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How to prevent oil and gas injuries and Incidents – Discover 10 safety advices

April 24, 2023

How to prevent oil and gas injuries and Incidents – Discover 10 safety advices

From crush or pinch points to more serious Injuries when working at height or exposed to fire or explosion, the list of potential Oil and Gas Injuries is endless. The working environment of the oil and gas industry (oil-rigs, rafineries, oilfied) has all the conditions to create hazards.

Equipment used in oil and gas extraction, transportation and refinery is subjected to harsh operational conditions: significant variations in temperature and pressure, high vibrations, contact with toxic, flammable and reactive chemicals, etc. This can induce structural fatigue of equipment, crack growth, corrosion, loosening of joint bolts and can result in liquid or gas leaks, fire and explosion.

Be it the design, assembly or maintenance of heat exchangers, flanges, pipes or valves, a holistic approach of safety issues (oil and gas injuries and site accidents) is necessary to:

  • prevent accidents and operator injuries
  • minimize the impact on the environment
  • avoid downtimes that can have a significant impact on the company assets
CDC logo

Despite recent reports suggesting a decrease in occupational injuries and illnesses within the oil and gas sector, the fatality rate still remains 7 times higher on average than for workers in the U.S. as a whole. [1]

So, what are the origins of the main safety hazards in the oil and gas industry and how can safety issues be prevented? Our experts shed some light on the subject of safety.

Safety hazards from working environment, equipment and tools in the oil and gas industry

1. Working environment

ATEX areas

Working in the oil and gas industry often involves working in ATEX classified zones. The presence of non-ATEX equipment or the use of a non-ATEX tool can be a source of ignition of flammable vapors or gases.  

Quality of the air system and hose connections

Pressure control is critical when working with pneumatic tools: an impact wrench used at a non-controlled air pressure, can cause a bolt to break or worst, an overtightening.  It is essential to operate with a dry and lubricated air network under the international standard of 6.3 bars or 90 psi. Using incorrectly sized hoses and poor connections between the tool and the compressor can also cause an accident well known as hose whiplash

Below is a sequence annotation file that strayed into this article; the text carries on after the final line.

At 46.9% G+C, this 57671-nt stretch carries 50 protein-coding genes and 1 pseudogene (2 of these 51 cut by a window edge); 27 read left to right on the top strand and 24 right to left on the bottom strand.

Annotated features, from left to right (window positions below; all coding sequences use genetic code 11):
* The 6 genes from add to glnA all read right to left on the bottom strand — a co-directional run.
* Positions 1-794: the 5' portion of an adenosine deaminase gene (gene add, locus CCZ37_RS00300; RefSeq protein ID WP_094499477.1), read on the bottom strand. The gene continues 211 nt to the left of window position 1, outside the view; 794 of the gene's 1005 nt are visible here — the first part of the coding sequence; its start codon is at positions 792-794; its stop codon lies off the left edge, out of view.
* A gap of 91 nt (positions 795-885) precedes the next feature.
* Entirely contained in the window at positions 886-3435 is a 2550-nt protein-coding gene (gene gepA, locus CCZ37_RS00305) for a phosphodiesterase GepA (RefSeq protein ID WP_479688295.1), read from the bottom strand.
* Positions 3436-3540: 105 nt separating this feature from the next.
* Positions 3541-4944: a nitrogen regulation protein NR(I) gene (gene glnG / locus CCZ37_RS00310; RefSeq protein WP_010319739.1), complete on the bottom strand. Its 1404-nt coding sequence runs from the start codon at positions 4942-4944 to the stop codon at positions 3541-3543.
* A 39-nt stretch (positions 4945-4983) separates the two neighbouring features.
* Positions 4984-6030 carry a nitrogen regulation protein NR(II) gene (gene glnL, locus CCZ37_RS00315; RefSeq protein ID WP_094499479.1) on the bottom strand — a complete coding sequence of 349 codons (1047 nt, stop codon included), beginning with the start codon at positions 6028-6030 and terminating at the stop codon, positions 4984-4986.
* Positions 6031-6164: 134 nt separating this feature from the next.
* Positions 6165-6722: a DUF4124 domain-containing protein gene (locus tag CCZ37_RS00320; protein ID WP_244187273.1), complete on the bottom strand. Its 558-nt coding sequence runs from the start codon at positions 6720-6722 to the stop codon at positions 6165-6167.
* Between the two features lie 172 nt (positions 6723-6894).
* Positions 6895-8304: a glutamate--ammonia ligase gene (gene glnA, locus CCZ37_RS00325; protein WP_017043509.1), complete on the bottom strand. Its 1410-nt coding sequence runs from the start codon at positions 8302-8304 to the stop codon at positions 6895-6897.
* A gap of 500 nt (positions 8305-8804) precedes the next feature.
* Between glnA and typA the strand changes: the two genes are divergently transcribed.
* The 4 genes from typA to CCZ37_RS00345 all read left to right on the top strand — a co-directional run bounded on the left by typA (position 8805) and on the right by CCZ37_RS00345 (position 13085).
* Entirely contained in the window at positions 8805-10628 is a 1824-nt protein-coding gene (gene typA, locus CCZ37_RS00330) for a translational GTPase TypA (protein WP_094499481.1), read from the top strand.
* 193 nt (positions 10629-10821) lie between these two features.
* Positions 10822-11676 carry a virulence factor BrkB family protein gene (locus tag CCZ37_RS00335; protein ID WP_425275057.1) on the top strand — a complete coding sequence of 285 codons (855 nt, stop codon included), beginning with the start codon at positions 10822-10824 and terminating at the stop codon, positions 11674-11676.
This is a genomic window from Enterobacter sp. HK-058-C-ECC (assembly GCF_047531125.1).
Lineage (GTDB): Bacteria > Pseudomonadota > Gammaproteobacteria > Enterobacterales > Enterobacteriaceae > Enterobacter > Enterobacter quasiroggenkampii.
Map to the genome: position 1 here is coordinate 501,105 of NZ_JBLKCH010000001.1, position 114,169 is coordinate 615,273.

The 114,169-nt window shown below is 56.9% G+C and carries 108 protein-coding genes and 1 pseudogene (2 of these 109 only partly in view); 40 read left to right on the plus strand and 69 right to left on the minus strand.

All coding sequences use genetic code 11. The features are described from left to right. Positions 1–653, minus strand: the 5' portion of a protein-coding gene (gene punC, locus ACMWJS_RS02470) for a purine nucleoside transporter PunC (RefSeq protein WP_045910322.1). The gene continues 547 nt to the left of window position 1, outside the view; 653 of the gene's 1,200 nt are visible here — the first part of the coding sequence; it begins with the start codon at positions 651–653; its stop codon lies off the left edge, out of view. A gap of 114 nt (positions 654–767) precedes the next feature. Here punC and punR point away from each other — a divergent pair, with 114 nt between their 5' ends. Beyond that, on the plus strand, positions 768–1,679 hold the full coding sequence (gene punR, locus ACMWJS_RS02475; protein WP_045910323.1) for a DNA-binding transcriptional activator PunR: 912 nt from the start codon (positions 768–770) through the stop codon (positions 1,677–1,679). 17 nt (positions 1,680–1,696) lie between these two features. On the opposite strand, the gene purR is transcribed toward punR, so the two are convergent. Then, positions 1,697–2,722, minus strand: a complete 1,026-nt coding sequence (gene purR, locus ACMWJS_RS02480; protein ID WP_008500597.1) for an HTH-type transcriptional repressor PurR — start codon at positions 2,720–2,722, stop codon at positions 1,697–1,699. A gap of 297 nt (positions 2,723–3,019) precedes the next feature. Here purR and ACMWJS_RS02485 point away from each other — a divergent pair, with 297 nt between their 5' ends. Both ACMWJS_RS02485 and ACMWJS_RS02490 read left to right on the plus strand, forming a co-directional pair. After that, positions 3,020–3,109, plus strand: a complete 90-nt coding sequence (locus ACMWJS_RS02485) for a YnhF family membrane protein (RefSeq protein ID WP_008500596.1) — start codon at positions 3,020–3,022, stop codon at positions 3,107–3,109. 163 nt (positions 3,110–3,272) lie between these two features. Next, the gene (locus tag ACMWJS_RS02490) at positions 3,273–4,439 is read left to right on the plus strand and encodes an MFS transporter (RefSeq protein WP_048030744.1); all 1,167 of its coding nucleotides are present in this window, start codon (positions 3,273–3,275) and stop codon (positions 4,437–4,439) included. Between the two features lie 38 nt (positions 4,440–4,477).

Working at height

Working at height is all the more dangerous as the operator has to perform fast-paced and physically demanding tasks with sometimes difficult-to-handle tools (grinder, impact wrench or electric torque wrench for instance). In this case, appropriate Personal Protective Equipment (PPE) is needed including gloves, safety glasses and shoes, hard hats and fall arrest systems.

2. Equipment

Equipment material or design

Safety issues must be considered from the equipment design phase.  Inappropriate material, design or equipment layout can cause possible corrosion, holes and cross contaminations within the heat exchanger, for example. Special attention should be paid to the selection of strong and durable materials that must feature the mechanical properties and resistance to withstand extreme pressures and high temperatures.

Inspection and maintenance

Insufficiently frequent or inadequate inspections or maintenance techniques can cause a dangerous accident that could have remained at a non-hazardous level if treated in time.

Bolted joint integrity

Loosened bolted joints can result in leaks leading to unplanned shutdowns and potentially to serious injuries. Bolted joints typically loosen because of constant high vibration, corrosion, design errors or inadequate bolting procedures or tools.